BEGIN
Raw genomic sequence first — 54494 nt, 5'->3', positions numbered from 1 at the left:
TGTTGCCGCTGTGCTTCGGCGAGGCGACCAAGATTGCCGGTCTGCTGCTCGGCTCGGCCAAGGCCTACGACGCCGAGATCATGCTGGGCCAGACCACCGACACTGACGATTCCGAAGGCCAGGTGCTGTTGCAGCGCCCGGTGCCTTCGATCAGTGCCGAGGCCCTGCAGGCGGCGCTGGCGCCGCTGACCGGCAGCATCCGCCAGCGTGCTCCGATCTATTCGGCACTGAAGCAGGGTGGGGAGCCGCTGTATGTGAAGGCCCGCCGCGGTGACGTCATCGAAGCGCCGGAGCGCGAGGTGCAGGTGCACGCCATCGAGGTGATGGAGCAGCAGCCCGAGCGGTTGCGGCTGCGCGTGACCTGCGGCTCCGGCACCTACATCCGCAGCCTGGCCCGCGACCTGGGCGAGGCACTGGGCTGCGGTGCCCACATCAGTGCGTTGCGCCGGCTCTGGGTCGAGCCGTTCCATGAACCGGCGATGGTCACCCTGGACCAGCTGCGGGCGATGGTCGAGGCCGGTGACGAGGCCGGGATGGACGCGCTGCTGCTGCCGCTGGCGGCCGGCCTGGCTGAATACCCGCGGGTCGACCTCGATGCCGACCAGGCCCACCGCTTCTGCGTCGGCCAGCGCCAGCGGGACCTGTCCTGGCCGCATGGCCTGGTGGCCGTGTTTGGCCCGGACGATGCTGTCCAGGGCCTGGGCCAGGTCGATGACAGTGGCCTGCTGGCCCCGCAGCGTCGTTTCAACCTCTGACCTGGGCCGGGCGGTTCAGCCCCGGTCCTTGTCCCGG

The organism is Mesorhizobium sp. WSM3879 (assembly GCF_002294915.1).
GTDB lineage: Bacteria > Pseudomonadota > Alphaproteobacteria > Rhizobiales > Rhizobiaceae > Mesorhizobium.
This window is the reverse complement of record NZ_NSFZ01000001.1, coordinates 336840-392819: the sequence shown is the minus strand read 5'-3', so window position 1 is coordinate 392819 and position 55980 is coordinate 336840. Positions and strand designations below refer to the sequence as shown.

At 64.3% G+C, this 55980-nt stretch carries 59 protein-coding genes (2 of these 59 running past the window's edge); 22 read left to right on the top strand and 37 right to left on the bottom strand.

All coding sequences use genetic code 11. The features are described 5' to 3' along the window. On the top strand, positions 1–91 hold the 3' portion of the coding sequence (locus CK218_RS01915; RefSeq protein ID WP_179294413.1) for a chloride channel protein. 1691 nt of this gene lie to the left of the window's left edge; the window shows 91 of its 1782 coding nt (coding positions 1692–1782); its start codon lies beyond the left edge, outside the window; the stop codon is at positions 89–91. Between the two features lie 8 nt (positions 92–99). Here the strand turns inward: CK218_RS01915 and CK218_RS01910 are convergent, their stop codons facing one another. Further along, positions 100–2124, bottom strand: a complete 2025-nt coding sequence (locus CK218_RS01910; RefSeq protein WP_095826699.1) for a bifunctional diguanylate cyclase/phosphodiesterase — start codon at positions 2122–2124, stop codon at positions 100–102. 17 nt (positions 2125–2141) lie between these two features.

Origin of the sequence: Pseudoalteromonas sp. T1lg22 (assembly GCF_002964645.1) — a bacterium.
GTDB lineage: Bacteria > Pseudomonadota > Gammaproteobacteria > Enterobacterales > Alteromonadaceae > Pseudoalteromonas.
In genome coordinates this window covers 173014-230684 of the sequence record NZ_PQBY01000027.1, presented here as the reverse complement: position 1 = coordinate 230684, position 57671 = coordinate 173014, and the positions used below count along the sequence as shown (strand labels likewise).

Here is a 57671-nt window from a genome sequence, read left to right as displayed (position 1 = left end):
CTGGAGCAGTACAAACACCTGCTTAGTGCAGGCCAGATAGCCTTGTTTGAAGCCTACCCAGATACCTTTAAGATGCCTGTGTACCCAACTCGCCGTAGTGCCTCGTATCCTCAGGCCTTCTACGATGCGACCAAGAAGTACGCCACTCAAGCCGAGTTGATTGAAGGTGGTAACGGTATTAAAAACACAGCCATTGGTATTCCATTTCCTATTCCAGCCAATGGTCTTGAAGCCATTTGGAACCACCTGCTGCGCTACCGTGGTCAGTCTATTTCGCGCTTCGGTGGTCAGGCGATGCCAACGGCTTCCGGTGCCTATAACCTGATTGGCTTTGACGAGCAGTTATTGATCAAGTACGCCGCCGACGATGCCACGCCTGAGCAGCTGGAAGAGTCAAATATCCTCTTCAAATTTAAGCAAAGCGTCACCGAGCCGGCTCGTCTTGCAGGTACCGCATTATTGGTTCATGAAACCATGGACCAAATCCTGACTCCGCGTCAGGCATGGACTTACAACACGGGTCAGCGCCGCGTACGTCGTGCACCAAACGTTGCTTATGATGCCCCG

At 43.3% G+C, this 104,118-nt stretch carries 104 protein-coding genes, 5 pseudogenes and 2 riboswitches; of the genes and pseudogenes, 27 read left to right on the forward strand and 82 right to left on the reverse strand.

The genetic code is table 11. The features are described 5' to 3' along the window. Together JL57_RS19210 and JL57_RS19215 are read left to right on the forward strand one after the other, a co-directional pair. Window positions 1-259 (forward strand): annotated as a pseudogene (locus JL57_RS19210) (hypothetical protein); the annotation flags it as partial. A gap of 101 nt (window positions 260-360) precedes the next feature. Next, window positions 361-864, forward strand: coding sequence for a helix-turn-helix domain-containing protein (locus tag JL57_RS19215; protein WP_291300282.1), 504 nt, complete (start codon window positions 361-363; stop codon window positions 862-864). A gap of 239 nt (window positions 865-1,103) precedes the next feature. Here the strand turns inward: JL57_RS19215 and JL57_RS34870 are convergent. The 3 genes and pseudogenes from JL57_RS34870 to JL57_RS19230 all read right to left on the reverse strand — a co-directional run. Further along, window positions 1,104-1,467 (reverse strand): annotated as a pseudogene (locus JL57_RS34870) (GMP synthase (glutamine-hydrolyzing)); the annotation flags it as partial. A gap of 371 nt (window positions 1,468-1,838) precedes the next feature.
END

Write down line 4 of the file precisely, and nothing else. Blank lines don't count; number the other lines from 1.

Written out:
GTDB lineage: Bacteria > Pseudomonadota > Alphaproteobacteria > Rhizobiales > Rhizobiaceae > Mesorhizobium.